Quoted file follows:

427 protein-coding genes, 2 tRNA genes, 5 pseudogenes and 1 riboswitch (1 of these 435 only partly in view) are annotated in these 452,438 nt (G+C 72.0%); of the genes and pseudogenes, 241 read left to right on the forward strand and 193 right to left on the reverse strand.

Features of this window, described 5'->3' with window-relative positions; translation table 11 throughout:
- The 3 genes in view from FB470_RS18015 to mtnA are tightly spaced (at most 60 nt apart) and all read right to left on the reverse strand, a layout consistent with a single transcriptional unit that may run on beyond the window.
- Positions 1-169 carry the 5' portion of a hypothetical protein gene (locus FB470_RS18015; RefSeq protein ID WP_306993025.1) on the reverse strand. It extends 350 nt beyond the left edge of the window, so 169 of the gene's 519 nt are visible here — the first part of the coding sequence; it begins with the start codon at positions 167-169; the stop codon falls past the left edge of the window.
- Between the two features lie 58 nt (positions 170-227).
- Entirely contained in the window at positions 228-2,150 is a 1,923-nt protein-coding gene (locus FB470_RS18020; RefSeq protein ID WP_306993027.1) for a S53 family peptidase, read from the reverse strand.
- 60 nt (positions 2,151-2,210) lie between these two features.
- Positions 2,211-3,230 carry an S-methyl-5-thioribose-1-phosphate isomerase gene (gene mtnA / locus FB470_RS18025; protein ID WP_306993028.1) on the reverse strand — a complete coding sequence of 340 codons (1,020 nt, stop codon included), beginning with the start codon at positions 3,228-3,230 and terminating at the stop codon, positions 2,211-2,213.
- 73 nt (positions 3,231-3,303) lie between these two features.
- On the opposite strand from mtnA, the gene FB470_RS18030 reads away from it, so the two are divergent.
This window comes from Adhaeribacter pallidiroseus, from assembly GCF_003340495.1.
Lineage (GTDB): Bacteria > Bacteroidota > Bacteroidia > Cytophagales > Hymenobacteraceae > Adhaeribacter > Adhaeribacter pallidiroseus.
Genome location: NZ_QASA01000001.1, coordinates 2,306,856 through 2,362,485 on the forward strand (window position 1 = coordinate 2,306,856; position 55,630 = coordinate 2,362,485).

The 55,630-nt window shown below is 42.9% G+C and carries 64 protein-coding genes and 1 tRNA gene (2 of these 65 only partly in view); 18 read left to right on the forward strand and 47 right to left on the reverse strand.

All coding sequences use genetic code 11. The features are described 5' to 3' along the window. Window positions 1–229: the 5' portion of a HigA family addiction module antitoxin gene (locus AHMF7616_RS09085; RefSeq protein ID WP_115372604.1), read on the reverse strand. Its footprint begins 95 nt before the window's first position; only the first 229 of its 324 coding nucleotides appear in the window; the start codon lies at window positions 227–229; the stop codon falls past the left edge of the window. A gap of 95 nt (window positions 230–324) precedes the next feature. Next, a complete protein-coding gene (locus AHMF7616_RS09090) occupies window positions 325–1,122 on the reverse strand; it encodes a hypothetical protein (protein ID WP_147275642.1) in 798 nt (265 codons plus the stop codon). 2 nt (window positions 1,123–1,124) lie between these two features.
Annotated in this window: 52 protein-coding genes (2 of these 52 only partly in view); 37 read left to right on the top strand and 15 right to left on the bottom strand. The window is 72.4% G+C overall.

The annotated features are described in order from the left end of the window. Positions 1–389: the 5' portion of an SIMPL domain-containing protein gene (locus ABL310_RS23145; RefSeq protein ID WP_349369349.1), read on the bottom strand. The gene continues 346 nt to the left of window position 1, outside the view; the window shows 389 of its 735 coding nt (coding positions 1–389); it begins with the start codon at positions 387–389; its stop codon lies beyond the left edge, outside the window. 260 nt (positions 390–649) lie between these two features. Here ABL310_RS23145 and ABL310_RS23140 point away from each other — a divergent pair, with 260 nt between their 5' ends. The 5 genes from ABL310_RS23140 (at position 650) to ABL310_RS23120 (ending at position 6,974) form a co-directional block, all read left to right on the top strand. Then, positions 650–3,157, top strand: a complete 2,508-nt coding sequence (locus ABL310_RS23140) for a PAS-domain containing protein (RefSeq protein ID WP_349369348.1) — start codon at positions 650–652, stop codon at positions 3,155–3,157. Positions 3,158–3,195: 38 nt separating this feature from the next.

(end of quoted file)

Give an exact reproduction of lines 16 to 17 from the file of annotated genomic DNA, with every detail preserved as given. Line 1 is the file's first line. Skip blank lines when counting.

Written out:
Annotated in this window: 52 protein-coding genes (2 of these 52 only partly in view); 37 read left to right on the top strand and 15 right to left on the bottom strand. The window is 72.4% G+C overall.

The annotated features are described in order from the left end of the window. Positions 1–389: the 5' portion of an SIMPL domain-containing protein gene (locus ABL310_RS23145; RefSeq protein ID WP_349369349.1), read on the bottom strand. The gene continues 346 nt to the left of window position 1, outside the view; the window shows 389 of its 735 coding nt (coding positions 1–389); it begins with the start codon at positions 387–389; its stop codon lies beyond the left edge, outside the window. 260 nt (positions 390–649) lie between these two features. Here ABL310_RS23145 and ABL310_RS23140 point away from each other — a divergent pair, with 260 nt between their 5' ends. The 5 genes from ABL310_RS23140 (at position 650) to ABL310_RS23120 (ending at position 6,974) form a co-directional block, all read left to right on the top strand. Then, positions 650–3,157, top strand: a complete 2,508-nt coding sequence (locus ABL310_RS23140) for a PAS-domain containing protein (RefSeq protein ID WP_349369348.1) — start codon at positions 650–652, stop codon at positions 3,155–3,157. Positions 3,158–3,195: 38 nt separating this feature from the next.